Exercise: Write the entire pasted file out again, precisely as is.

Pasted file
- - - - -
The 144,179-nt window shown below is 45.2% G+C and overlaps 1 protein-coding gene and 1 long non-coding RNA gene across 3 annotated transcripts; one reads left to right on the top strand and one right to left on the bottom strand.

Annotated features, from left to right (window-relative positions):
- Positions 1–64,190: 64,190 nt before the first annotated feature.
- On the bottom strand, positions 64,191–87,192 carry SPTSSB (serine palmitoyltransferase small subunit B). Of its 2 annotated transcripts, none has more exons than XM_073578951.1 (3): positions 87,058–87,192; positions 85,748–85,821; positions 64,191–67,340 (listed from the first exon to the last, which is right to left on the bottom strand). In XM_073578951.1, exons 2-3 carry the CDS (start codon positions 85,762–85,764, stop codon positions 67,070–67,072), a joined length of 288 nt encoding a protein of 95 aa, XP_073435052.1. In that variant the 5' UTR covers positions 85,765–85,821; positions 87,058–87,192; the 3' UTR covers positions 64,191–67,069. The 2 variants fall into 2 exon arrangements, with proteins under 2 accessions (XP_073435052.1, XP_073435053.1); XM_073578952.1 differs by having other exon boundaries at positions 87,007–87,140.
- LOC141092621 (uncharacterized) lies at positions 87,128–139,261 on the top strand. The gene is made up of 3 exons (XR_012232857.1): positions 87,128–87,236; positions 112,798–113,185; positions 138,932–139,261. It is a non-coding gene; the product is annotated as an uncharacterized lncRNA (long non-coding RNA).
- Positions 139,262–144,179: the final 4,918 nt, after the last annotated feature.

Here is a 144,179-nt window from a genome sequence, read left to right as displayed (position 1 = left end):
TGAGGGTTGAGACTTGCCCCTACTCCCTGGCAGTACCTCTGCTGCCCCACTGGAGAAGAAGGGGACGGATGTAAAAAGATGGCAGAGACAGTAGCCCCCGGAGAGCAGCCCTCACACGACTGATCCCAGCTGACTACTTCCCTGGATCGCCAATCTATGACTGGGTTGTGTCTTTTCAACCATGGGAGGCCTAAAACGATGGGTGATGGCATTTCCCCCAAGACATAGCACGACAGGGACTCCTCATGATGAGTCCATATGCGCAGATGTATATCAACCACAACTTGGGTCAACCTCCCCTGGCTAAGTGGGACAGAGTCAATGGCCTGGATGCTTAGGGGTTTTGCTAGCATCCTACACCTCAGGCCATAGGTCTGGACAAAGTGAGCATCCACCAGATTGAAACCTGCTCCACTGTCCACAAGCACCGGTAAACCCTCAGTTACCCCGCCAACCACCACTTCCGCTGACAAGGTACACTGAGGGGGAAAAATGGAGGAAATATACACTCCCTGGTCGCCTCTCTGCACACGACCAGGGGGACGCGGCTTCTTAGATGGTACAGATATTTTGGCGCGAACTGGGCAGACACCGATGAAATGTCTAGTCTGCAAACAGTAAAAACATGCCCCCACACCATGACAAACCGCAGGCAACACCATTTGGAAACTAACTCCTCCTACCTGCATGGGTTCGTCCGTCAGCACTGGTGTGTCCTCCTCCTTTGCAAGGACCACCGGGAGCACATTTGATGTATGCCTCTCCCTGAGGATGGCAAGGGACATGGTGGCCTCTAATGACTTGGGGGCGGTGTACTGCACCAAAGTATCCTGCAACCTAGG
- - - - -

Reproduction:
The 144,179-nt window shown below is 45.2% G+C and overlaps 1 protein-coding gene and 1 long non-coding RNA gene across 3 annotated transcripts; one reads left to right on the top strand and one right to left on the bottom strand.

Annotated features, from left to right (window-relative positions):
- Positions 1–64,190: 64,190 nt before the first annotated feature.
- On the bottom strand, positions 64,191–87,192 carry SPTSSB (serine palmitoyltransferase small subunit B). Of its 2 annotated transcripts, none has more exons than XM_073578951.1 (3): positions 87,058–87,192; positions 85,748–85,821; positions 64,191–67,340 (listed from the first exon to the last, which is right to left on the bottom strand). In XM_073578951.1, exons 2-3 carry the CDS (start codon positions 85,762–85,764, stop codon positions 67,070–67,072), a joined length of 288 nt encoding a protein of 95 aa, XP_073435052.1. In that variant the 5' UTR covers positions 85,765–85,821; positions 87,058–87,192; the 3' UTR covers positions 64,191–67,069. The 2 variants fall into 2 exon arrangements, with proteins under 2 accessions (XP_073435052.1, XP_073435053.1); XM_073578952.1 differs by having other exon boundaries at positions 87,007–87,140.
- LOC141092621 (uncharacterized) lies at positions 87,128–139,261 on the top strand. The gene is made up of 3 exons (XR_012232857.1): positions 87,128–87,236; positions 112,798–113,185; positions 138,932–139,261. It is a non-coding gene; the product is annotated as an uncharacterized lncRNA (long non-coding RNA).
- Positions 139,262–144,179: the final 4,918 nt, after the last annotated feature.

Here is a 144,179-nt window from a genome sequence, read left to right as displayed (position 1 = left end):
TGAGGGTTGAGACTTGCCCCTACTCCCTGGCAGTACCTCTGCTGCCCCACTGGAGAAGAAGGGGACGGATGTAAAAAGATGGCAGAGACAGTAGCCCCCGGAGAGCAGCCCTCACACGACTGATCCCAGCTGACTACTTCCCTGGATCGCCAATCTATGACTGGGTTGTGTCTTTTCAACCATGGGAGGCCTAAAACGATGGGTGATGGCATTTCCCCCAAGACATAGCACGACAGGGACTCCTCATGATGAGTCCATATGCGCAGATGTATATCAACCACAACTTGGGTCAACCTCCCCTGGCTAAGTGGGACAGAGTCAATGGCCTGGATGCTTAGGGGTTTTGCTAGCATCCTACACCTCAGGCCATAGGTCTGGACAAAGTGAGCATCCACCAGATTGAAACCTGCTCCACTGTCCACAAGCACCGGTAAACCCTCAGTTACCCCGCCAACCACCACTTCCGCTGACAAGGTACACTGAGGGGGAAAAATGGAGGAAATATACACTCCCTGGTCGCCTCTCTGCACACGACCAGGGGGACGCGGCTTCTTAGATGGTACAGATATTTTGGCGCGAACTGGGCAGACACCGATGAAATGTCTAGTCTGCAAACAGTAAAAACATGCCCCCACACCATGACAAACCGCAGGCAACACCATTTGGAAACTAACTCCTCCTACCTGCATGGGTTCGTCCGTCAGCACTGGTGTGTCCTCCTCCTTTGCAAGGACCACCGGGAGCACATTTGATGTATGCCTCTCCCTGAGGATGGCAAGGGACATGGTGGCCTCTAATGACTTGGGGGCGGTGTACTGCACCAAAGTATCCTGCAACCTAGG